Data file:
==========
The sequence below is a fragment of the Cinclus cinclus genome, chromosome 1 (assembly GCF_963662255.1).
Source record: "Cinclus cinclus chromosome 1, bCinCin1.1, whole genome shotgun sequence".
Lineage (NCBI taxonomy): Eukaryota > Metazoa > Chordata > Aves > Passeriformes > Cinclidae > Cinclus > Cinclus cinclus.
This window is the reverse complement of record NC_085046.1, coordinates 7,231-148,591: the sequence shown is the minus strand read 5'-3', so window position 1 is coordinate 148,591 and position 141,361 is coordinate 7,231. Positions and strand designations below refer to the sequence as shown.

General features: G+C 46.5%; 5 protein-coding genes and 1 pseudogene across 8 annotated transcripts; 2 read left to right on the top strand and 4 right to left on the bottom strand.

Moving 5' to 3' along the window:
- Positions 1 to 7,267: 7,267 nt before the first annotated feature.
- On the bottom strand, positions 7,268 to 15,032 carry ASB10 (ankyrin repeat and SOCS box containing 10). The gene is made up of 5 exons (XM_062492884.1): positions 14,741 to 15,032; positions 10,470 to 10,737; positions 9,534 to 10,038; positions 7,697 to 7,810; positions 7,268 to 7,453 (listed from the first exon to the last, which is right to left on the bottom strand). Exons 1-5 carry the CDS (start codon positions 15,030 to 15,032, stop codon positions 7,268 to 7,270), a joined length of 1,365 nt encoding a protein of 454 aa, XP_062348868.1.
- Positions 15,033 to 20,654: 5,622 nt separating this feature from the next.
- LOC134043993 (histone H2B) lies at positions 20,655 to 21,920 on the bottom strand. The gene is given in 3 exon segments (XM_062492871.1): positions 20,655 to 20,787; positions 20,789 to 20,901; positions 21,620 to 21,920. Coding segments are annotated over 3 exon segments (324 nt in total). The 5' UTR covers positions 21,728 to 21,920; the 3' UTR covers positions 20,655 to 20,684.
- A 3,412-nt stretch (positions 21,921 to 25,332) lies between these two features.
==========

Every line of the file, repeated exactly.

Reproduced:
The sequence below is a fragment of the Cinclus cinclus genome, chromosome 1 (assembly GCF_963662255.1).
Source record: "Cinclus cinclus chromosome 1, bCinCin1.1, whole genome shotgun sequence".
Lineage (NCBI taxonomy): Eukaryota > Metazoa > Chordata > Aves > Passeriformes > Cinclidae > Cinclus > Cinclus cinclus.
This window is the reverse complement of record NC_085046.1, coordinates 7,231-148,591: the sequence shown is the minus strand read 5'-3', so window position 1 is coordinate 148,591 and position 141,361 is coordinate 7,231. Positions and strand designations below refer to the sequence as shown.

General features: G+C 46.5%; 5 protein-coding genes and 1 pseudogene across 8 annotated transcripts; 2 read left to right on the top strand and 4 right to left on the bottom strand.

Moving 5' to 3' along the window:
- Positions 1 to 7,267: 7,267 nt before the first annotated feature.
- On the bottom strand, positions 7,268 to 15,032 carry ASB10 (ankyrin repeat and SOCS box containing 10). The gene is made up of 5 exons (XM_062492884.1): positions 14,741 to 15,032; positions 10,470 to 10,737; positions 9,534 to 10,038; positions 7,697 to 7,810; positions 7,268 to 7,453 (listed from the first exon to the last, which is right to left on the bottom strand). Exons 1-5 carry the CDS (start codon positions 15,030 to 15,032, stop codon positions 7,268 to 7,270), a joined length of 1,365 nt encoding a protein of 454 aa, XP_062348868.1.
- Positions 15,033 to 20,654: 5,622 nt separating this feature from the next.
- LOC134043993 (histone H2B) lies at positions 20,655 to 21,920 on the bottom strand. The gene is given in 3 exon segments (XM_062492871.1): positions 20,655 to 20,787; positions 20,789 to 20,901; positions 21,620 to 21,920. Coding segments are annotated over 3 exon segments (324 nt in total). The 5' UTR covers positions 21,728 to 21,920; the 3' UTR covers positions 20,655 to 20,684.
- A 3,412-nt stretch (positions 21,921 to 25,332) lies between these two features.